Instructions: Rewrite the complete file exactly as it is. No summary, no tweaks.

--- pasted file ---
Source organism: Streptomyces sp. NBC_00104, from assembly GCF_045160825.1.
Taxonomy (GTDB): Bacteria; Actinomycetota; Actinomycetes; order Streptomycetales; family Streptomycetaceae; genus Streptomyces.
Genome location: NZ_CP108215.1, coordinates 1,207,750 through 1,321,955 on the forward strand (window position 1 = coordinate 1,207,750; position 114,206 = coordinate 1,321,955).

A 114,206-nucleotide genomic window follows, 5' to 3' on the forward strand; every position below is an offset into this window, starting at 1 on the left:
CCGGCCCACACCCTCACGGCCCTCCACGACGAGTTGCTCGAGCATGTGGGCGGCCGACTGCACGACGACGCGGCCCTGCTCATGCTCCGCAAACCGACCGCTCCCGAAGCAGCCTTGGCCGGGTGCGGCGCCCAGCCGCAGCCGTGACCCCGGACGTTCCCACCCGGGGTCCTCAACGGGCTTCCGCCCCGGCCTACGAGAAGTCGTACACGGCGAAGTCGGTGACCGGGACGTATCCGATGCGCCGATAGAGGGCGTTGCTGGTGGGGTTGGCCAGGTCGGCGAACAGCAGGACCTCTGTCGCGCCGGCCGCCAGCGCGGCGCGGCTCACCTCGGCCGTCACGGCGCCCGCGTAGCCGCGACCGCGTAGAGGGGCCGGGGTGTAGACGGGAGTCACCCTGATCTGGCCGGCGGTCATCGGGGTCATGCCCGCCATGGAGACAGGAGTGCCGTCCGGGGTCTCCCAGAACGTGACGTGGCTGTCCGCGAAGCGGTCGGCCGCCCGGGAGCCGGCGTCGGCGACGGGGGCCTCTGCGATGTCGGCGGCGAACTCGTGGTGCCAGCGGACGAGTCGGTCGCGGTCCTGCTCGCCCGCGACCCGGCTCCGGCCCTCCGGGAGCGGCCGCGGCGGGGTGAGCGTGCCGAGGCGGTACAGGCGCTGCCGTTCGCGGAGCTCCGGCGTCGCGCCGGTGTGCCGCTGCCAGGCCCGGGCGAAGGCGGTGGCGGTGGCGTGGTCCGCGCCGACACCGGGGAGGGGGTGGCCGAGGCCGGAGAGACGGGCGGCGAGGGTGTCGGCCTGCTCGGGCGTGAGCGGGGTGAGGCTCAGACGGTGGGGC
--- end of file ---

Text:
Source organism: Streptomyces sp. NBC_00104, from assembly GCF_045160825.1.
Taxonomy (GTDB): Bacteria; Actinomycetota; Actinomycetes; order Streptomycetales; family Streptomycetaceae; genus Streptomyces.
Genome location: NZ_CP108215.1, coordinates 1,207,750 through 1,321,955 on the forward strand (window position 1 = coordinate 1,207,750; position 114,206 = coordinate 1,321,955).

A 114,206-nucleotide genomic window follows, 5' to 3' on the forward strand; every position below is an offset into this window, starting at 1 on the left:
CCGGCCCACACCCTCACGGCCCTCCACGACGAGTTGCTCGAGCATGTGGGCGGCCGACTGCACGACGACGCGGCCCTGCTCATGCTCCGCAAACCGACCGCTCCCGAAGCAGCCTTGGCCGGGTGCGGCGCCCAGCCGCAGCCGTGACCCCGGACGTTCCCACCCGGGGTCCTCAACGGGCTTCCGCCCCGGCCTACGAGAAGTCGTACACGGCGAAGTCGGTGACCGGGACGTATCCGATGCGCCGATAGAGGGCGTTGCTGGTGGGGTTGGCCAGGTCGGCGAACAGCAGGACCTCTGTCGCGCCGGCCGCCAGCGCGGCGCGGCTCACCTCGGCCGTCACGGCGCCCGCGTAGCCGCGACCGCGTAGAGGGGCCGGGGTGTAGACGGGAGTCACCCTGATCTGGCCGGCGGTCATCGGGGTCATGCCCGCCATGGAGACAGGAGTGCCGTCCGGGGTCTCCCAGAACGTGACGTGGCTGTCCGCGAAGCGGTCGGCCGCCCGGGAGCCGGCGTCGGCGACGGGGGCCTCTGCGATGTCGGCGGCGAACTCGTGGTGCCAGCGGACGAGTCGGTCGCGGTCCTGCTCGCCCGCGACCCGGCTCCGGCCCTCCGGGAGCGGCCGCGGCGGGGTGAGCGTGCCGAGGCGGTACAGGCGCTGCCGTTCGCGGAGCTCCGGCGTCGCGCCGGTGTGCCGCTGCCAGGCCCGGGCGAAGGCGGTGGCGGTGGCGTGGTCCGCGCCGACACCGGGGAGGGGGTGGCCGAGGCCGGAGAGACGGGCGGCGAGGGTGTCGGCCTGCTCGGGCGTGAGCGGGGTGAGGCTCAGACGGTGGGGC